Recep Tayyip Erdoğan’s administration recently seized six churches as state property in the volatile southeastern part of Turkey. As World Watch Monitor reports:
After 10 months of urban conflict in Turkey’s war-torn southeast, the government has expropriated huge sections of property, apparently to rebuild and restore the historical centre of the region’s largest city, Diyarbakir.
But to the dismay of the city’s handful of Christian congregations, this includes all its Orthodox, Catholic and Protestant churches. Unlike the state-funded mosques, Turkey’s ancient church buildings – some of which pre-date Islam – have been managed, historically, by church foundations.
Because of this move, the churches in Diyarbakir now factually belong to the state. This includes a church that was built 1,700 years ago, and a new one, built in 2003.
It’s always problematic when a state takes over churches, but that’s even more the case in a Muslim majority country, which Turkey is: 99% of Turks are Muslim. What makes matters even more troubling is that the current president, Erdoğan, isn’t merely an authoritarian ruler, but also an Islamist.
Most criticism of Erdoğan nowadays is directed at his horrendous policy towards ISIS (he’s credited with helping ISIS grow, either by arming the group directly or by allowing it to grow because it undermined Syrian President Bashar al-Assad), his horrific treatment of critical journalists, or his war on the PKK, which many people believe to be a war on the Kurdish people. I don’t agree with the latter, but with regards to the first two points, his critics are completely right. The church seizures are just one more reason to tell Erdoğan enough is enough.
Ted Cruz’s foreign policy advisor, Victoria Coates, told PJ Media the seizure fits into a pattern in the Middle East, where Christians are systematically displaced and persecuted. Although Erdoğan for a long time got away with his authoritarian and Islamist tendencies, times are a-changing. Coates said American Republicans aren’t happy with Erdoğan’s self-declared “New Turkey.” She noted that Turkey’s seizure of the churches in Diyarbakir fits into a wider pattern in the Middle East. “What’s happening in southern Turkey is all too typical in the Middle East today, as ancient Christian communities are displaced and persecuted by sectarian violence,” she said.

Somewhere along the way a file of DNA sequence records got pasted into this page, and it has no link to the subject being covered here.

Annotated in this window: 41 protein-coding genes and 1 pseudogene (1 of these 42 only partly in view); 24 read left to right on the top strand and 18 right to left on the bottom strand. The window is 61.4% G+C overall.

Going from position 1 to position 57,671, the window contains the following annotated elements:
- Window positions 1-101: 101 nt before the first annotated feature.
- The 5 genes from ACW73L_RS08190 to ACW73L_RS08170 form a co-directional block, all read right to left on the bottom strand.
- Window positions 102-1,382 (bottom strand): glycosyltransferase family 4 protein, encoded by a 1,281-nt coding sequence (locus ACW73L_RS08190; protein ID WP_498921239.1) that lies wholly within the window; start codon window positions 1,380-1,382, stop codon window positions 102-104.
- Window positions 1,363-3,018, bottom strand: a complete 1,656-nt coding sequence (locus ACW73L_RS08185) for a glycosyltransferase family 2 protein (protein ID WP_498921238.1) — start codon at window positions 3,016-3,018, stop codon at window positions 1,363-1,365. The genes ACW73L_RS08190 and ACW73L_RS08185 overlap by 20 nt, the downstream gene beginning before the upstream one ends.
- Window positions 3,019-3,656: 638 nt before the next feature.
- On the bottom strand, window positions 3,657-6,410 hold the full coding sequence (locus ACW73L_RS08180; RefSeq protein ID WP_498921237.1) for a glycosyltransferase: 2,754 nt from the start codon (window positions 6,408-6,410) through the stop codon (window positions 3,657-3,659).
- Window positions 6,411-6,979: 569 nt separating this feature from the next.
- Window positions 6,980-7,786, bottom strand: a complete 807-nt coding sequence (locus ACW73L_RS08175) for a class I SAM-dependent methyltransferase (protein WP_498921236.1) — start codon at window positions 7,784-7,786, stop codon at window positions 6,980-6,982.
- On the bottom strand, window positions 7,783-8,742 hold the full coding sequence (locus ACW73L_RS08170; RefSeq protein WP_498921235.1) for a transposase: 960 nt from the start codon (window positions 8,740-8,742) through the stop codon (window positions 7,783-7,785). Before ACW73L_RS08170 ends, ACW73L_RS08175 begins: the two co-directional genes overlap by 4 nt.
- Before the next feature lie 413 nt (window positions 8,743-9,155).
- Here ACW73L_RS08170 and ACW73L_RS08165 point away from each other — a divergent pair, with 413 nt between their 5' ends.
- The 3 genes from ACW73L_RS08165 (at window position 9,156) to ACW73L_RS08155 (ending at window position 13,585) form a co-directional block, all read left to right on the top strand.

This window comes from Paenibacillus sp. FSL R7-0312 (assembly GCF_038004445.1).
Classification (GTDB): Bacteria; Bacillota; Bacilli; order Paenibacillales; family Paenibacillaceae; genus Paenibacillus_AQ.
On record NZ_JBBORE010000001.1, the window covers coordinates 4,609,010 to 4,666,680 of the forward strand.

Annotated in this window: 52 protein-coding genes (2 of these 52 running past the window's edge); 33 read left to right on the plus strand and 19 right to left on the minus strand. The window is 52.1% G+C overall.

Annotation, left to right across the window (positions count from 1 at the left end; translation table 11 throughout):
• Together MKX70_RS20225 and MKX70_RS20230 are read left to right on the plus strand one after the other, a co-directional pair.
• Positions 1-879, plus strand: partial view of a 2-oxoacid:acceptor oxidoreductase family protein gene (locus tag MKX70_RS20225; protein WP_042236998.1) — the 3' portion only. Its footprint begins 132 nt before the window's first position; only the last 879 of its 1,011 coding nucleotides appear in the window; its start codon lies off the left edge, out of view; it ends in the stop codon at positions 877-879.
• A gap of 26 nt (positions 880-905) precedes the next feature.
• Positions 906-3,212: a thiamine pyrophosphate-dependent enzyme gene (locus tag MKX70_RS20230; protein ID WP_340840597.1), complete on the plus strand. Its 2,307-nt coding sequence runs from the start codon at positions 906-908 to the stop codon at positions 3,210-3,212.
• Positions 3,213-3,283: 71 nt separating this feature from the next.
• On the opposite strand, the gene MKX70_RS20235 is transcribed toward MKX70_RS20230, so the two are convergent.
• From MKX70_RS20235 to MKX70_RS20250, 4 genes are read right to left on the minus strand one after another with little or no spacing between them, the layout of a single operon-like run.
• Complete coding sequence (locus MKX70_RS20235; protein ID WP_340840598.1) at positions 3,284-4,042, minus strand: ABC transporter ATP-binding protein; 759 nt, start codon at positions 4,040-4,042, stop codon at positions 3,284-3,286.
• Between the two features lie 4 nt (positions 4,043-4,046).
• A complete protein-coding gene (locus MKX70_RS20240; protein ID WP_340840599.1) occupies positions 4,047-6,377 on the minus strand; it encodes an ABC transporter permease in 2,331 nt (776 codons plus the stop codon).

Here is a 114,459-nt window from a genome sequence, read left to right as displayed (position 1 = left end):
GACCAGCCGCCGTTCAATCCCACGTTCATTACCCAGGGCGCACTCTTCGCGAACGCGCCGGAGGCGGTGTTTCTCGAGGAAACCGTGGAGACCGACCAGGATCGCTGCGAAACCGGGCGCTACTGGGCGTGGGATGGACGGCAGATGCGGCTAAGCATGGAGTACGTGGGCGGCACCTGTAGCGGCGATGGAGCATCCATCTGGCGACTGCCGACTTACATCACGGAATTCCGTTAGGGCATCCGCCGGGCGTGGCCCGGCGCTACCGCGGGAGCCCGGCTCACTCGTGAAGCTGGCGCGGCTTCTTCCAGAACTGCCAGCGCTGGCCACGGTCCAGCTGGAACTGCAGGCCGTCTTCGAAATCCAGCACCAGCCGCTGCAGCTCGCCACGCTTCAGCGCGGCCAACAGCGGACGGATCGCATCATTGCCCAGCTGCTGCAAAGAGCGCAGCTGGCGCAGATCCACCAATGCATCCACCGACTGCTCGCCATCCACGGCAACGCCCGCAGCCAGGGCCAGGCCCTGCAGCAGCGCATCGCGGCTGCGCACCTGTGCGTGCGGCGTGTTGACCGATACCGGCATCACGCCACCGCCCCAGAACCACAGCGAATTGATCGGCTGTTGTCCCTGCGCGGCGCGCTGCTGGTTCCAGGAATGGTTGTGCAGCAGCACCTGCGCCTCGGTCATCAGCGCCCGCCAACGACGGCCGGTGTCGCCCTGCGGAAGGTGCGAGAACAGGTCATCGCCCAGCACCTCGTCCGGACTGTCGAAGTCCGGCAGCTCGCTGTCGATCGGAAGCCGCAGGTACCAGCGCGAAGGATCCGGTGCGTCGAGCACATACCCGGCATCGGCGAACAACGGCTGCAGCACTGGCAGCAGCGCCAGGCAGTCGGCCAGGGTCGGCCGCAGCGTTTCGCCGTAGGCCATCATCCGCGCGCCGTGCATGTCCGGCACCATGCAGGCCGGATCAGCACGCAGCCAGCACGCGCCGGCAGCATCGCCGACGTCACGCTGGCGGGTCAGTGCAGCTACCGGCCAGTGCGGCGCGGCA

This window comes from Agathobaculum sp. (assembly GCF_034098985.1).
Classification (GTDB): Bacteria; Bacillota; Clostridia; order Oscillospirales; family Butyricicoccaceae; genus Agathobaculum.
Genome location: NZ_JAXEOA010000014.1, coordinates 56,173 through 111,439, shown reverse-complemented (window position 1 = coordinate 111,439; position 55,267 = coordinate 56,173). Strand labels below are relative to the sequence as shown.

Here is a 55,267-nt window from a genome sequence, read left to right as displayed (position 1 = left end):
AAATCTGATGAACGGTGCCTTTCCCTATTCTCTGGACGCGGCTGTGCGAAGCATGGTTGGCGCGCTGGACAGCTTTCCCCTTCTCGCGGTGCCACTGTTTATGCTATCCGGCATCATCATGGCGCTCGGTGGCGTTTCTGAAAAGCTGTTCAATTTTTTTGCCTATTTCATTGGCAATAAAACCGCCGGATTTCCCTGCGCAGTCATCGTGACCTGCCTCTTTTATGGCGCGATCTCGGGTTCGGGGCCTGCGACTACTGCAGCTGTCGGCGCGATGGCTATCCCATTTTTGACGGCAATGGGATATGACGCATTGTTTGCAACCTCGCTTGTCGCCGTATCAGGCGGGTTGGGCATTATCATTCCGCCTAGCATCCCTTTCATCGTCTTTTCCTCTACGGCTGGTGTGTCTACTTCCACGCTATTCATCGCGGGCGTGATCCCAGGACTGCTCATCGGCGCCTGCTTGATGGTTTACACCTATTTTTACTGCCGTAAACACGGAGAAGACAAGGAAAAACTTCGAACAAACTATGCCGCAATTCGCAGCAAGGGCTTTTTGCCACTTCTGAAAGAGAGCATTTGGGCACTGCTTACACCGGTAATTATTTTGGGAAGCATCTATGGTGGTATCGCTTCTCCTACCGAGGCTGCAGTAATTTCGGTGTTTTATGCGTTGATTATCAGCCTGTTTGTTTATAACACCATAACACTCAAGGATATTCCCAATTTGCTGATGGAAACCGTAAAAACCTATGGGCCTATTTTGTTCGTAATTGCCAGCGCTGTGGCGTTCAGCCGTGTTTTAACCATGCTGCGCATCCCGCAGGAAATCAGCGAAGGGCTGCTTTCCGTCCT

She isn’t exaggerating. In Syria and Iraq Christians are faced with genocide. And now this in Turkey, a supposed ally of the West.
Coates continued: “The government of Turkey should move swiftly to return these churches to their rightful owners, and not take advantage of the situation to seize them permanently.”
The seizure has also set off alarm bells in Europe, where Dutch Christian Democrats (of the CDA party) are demanding action from their government. In parliamentary questions (PDF alert) directed at the Dutch foreign minister, MPs Omtzigt and Knops accused Erdoğan of violating human rights. They added that a police official is accused of making a Turkish nationalist salute in the St. Giragos church after the seizure, and even saying: “Sultan Alp Arslan’s grandchildren will bring the unbelievers of churches to the faith.”
The intention of that comment is obvious: the official sees the seizure as a means to force Christians to convert to Islam.
MPs Omtzigt and Knops added:
Are you [the foreign minister] prepared to aggressively protest the seizure of these churches to the Turkish government? And are you willing to address this issue at the EU, the Council of Europe, and other forums?
The Christian Democrats also point out that some of the seized churches were targeted by Turkish tanks in battles between the Turkish army and sympathizers of the PKK, a Kurdish terrorist organization. This seems, they argue, to be in violation of the law of war. That’s why they want to convince the Dutch cabinet to officially demand an independent investigation into the behavior of Turkey’s security forces.
It’s now up to the Dutch government to follow the CDA’s lead and convince the rest of Europe to finally act against President Erdoğan. It has to be made clear to him that he risks international isolation if he doesn’t return these churches to their rightful owners. And although I have little to no faith in President Obama’s willingness to protect Christians in Turkey and the rest of the Middle East, Erdoğan undoubtedly understands that he’ll be in serious trouble if Ted Cruz (or another real conservative Republican) wins the presidential elections in the U.S. later this year.